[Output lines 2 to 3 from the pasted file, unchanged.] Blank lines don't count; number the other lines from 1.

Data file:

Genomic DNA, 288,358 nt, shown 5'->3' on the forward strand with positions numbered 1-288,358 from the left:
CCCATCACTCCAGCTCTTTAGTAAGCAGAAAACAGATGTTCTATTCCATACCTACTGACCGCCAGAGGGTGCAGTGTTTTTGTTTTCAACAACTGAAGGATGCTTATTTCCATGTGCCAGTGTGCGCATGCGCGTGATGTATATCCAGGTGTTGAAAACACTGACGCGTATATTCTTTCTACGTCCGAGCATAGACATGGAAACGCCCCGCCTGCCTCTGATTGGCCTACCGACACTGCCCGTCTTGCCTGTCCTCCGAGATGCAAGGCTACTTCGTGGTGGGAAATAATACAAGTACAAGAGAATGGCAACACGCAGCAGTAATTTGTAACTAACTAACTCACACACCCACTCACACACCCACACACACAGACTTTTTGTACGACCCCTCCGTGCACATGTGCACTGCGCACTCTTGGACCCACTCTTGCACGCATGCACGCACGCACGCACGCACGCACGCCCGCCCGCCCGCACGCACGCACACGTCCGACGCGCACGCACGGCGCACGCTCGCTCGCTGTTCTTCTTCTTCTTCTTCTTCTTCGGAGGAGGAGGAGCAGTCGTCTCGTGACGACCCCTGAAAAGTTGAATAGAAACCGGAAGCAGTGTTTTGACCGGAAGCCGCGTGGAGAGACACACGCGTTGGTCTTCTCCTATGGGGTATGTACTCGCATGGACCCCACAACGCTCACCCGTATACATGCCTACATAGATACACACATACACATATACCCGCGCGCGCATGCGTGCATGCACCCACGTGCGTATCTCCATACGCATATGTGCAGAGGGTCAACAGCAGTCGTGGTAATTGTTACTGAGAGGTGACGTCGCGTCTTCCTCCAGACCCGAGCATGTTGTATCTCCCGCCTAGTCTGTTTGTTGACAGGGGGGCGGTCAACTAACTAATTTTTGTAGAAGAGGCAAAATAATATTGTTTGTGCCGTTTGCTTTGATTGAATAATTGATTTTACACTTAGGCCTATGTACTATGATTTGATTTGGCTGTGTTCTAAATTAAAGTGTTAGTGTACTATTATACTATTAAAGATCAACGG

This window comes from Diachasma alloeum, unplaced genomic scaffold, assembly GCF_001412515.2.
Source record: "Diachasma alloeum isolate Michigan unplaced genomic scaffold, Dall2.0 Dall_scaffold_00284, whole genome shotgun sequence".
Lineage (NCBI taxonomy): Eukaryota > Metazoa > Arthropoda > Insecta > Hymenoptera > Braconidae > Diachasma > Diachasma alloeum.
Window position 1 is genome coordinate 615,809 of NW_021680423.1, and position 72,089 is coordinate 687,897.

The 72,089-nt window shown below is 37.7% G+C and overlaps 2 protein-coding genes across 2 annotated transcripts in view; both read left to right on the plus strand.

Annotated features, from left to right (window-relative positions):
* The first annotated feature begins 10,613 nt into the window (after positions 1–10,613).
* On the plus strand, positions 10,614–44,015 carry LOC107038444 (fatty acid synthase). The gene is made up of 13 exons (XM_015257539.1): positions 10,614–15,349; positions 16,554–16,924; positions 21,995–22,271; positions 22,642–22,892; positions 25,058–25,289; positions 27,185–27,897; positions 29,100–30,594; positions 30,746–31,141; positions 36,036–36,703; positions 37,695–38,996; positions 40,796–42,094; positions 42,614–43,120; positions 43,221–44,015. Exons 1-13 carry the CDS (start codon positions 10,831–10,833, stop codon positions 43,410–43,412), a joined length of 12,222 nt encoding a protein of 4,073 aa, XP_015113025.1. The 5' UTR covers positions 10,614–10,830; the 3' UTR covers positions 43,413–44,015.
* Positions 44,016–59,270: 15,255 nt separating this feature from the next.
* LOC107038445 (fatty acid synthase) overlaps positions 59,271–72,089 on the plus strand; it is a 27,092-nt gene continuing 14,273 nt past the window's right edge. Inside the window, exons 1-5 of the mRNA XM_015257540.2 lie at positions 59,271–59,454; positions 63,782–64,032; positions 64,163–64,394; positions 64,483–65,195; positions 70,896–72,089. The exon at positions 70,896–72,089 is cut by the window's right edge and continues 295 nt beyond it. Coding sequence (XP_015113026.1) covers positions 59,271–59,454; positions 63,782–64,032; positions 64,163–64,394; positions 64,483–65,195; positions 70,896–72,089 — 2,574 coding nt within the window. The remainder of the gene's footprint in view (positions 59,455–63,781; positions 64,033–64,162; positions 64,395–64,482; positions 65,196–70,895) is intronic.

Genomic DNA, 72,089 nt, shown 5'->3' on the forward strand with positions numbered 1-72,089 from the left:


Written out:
CCCATCACTCCAGCTCTTTAGTAAGCAGAAAACAGATGTTCTATTCCATACCTACTGACCGCCAGAGGGTGCAGTGTTTTTGTTTTCAACAACTGAAGGATGCTTATTTCCATGTGCCAGTGTGCGCATGCGCGTGATGTATATCCAGGTGTTGAAAACACTGACGCGTATATTCTTTCTACGTCCGAGCATAGACATGGAAACGCCCCGCCTGCCTCTGATTGGCCTACCGACACTGCCCGTCTTGCCTGTCCTCCGAGATGCAAGGCTACTTCGTGGTGGGAAATAATACAAGTACAAGAGAATGGCAACACGCAGCAGTAATTTGTAACTAACTAACTCACACACCCACTCACACACCCACACACACAGACTTTTTGTACGACCCCTCCGTGCACATGTGCACTGCGCACTCTTGGACCCACTCTTGCACGCATGCACGCACGCACGCACGCACGCACGCCCGCCCGCCCGCACGCACGCACACGTCCGACGCGCACGCACGGCGCACGCTCGCTCGCTGTTCTTCTTCTTCTTCTTCTTCTTCGGAGGAGGAGGAGCAGTCGTCTCGTGACGACCCCTGAAAAGTTGAATAGAAACCGGAAGCAGTGTTTTGACCGGAAGCCGCGTGGAGAGACACACGCGTTGGTCTTCTCCTATGGGGTATGTACTCGCATGGACCCCACAACGCTCACCCGTATACATGCCTACATAGATACACACATACACATATACCCGCGCGCGCATGCGTGCATGCACCCACGTGCGTATCTCCATACGCATATGTGCAGAGGGTCAACAGCAGTCGTGGTAATTGTTACTGAGAGGTGACGTCGCGTCTTCCTCCAGACCCGAGCATGTTGTATCTCCCGCCTAGTCTGTTTGTTGACAGGGGGGCGGTCAACTAACTAATTTTTGTAGAAGAGGCAAAATAATATTGTTTGTGCCGTTTGCTTTGATTGAATAATTGATTTTACACTTAGGCCTATGTACTATGATTTGATTTGGCTGTGTTCTAAATTAAAGTGTTAGTGTACTATTATACTATTAAAGATCAACGG

This window comes from Diachasma alloeum, unplaced genomic scaffold, assembly GCF_001412515.2.